Don't take down a fence until you know why it was put up.
Have you ever joined a new team and wanted to immediately change seemingly unnecessary processes or code? Why is our banking system still written in COBOL? If a fence exists, it was probably put up for a reason.
Engineers are especially susceptible to tearing down Chesterton's Fence, simply because they have been so successful doing it for so long. Many processes could be immediately improved just by making them digital. But understanding why a fence was put up in the first place is always a good exercise to start with.
Larry Page famously fired all the product managers at Google in 2001. Why should engineers have to report to someone less technical? At first glance, not a terrible idea. How many of us have had non-technical product managers who fail to fundamentally understand a technical product? In practice, it was a decision that was quickly reversed.
Chesterton's fence is a concept that's closely related to the Lindy Effect – things that have been around longer tend to have a longer future life expectancy. These things are more likely to have an important underlying reason why they exist – and as a result of their longevity, that reason is often forgotten or not known to new generations.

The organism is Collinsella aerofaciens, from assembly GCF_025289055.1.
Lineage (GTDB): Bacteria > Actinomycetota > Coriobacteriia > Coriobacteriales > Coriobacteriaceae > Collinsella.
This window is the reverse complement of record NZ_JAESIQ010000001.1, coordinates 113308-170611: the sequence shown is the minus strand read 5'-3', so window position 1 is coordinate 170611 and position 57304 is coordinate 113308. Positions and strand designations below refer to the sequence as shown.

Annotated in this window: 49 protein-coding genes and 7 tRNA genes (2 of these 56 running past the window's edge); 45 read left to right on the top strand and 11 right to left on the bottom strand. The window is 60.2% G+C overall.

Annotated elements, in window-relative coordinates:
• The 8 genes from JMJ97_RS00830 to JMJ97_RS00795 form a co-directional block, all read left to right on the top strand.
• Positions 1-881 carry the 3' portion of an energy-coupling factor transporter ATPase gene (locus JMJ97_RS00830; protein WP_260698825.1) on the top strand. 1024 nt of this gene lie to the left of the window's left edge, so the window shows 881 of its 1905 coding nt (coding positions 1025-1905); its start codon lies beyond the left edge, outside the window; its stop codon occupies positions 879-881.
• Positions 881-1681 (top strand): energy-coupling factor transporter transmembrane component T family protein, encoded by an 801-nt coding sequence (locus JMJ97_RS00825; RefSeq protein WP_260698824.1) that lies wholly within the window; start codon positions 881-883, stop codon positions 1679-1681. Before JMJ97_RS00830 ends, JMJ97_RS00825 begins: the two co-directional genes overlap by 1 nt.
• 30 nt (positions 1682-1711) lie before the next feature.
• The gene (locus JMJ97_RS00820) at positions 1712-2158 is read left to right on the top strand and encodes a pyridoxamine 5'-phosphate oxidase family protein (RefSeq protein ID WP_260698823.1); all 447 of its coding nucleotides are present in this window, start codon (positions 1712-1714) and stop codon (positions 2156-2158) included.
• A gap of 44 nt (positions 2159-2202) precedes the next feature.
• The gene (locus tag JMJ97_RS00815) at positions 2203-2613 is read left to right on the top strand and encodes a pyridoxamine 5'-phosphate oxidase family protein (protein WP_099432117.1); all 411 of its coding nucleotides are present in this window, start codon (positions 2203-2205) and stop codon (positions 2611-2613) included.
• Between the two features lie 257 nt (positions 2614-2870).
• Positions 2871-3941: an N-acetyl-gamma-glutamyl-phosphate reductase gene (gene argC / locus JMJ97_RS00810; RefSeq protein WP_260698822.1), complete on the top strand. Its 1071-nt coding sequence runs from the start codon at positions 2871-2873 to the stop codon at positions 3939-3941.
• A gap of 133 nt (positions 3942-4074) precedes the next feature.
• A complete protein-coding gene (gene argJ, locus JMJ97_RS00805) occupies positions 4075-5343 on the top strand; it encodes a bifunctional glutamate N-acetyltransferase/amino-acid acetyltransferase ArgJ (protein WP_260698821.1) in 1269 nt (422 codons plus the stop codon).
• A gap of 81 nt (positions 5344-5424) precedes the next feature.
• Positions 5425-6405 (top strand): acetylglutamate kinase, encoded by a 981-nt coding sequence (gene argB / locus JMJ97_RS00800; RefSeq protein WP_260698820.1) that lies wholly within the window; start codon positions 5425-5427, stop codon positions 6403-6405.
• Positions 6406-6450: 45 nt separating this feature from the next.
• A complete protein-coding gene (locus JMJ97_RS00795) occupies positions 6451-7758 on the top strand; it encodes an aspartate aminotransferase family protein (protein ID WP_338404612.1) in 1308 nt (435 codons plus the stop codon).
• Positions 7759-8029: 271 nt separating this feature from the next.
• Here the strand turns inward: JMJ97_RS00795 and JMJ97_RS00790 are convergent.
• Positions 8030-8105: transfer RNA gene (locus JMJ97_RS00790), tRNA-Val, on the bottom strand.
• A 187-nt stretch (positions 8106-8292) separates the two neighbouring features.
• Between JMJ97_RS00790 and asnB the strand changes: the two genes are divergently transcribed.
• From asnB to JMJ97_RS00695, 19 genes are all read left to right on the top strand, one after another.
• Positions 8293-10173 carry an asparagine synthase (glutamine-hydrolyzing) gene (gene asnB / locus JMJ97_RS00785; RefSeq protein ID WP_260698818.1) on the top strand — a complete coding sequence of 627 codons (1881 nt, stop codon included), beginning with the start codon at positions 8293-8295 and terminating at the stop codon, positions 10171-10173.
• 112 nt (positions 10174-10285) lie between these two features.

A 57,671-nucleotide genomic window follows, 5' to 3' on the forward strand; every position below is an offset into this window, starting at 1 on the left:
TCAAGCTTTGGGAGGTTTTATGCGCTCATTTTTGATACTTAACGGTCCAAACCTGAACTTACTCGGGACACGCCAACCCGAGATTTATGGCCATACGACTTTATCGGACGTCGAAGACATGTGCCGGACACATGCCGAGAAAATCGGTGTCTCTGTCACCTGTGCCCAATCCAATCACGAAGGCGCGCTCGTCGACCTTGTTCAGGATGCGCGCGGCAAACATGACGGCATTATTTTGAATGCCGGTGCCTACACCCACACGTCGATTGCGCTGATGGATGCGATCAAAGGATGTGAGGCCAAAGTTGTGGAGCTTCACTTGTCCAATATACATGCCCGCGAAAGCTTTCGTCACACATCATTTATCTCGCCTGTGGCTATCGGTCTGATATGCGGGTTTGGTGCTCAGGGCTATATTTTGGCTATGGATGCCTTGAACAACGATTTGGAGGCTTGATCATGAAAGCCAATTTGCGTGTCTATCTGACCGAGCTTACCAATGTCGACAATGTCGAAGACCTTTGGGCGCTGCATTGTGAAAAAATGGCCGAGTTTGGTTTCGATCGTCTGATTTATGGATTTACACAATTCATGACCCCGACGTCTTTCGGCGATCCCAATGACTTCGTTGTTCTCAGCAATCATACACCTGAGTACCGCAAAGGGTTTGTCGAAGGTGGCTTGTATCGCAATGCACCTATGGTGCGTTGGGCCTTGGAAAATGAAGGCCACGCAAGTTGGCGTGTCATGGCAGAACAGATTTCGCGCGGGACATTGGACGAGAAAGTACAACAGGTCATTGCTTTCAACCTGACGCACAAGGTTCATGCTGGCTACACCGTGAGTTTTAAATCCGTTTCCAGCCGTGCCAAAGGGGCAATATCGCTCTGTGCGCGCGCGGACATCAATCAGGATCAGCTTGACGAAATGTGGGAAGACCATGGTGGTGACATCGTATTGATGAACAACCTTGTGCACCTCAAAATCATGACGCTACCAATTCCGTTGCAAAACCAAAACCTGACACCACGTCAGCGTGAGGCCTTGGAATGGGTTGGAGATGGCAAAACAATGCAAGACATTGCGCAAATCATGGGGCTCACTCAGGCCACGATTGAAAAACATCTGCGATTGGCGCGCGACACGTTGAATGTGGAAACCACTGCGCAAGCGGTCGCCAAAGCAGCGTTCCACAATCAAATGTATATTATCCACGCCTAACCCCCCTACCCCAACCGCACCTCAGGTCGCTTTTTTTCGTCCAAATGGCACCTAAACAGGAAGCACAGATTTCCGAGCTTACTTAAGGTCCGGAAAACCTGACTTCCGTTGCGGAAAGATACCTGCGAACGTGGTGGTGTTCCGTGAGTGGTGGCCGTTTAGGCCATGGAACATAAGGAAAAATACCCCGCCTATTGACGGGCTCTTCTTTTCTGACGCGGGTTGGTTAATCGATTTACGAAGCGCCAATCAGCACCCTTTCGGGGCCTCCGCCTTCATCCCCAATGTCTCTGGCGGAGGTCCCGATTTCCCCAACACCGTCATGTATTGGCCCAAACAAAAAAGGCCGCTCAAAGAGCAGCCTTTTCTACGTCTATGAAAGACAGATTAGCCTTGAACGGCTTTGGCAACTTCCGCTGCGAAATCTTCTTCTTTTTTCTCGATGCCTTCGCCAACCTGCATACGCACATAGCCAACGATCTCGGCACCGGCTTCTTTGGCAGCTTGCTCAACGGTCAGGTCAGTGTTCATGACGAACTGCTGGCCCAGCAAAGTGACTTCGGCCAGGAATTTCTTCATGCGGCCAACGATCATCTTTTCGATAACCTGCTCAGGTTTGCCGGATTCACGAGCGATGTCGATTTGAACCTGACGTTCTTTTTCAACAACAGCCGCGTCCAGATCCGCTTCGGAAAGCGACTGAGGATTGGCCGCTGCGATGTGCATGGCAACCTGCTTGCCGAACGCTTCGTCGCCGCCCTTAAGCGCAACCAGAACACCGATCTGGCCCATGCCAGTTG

For many things, I believe we have to figure them out ourselves from first principles. But Chesterton's fence gives us a good counterbalance to prematurely changing things that we don't immediately agree with.
In the matter of reforming things, as distinct from deforming them, there is one plain and simple principle; a principle which will probably be called a paradox. There exists in such a case a certain institution or law; let us say, for the sake of simplicity, a fence or gate erected across a road. The more modern type of reformer goes gaily up to it and says, 'I don't see the use of this; let us clear it away.' To which the more intelligent type of reformer will do well to answer: 'If you don't see the use of it, I certainly won't let you clear it away. Go away and think. Then, when you can come back and tell me that you do see the use of it, I may allow you to destroy it. – G.K. Chesterton (1929)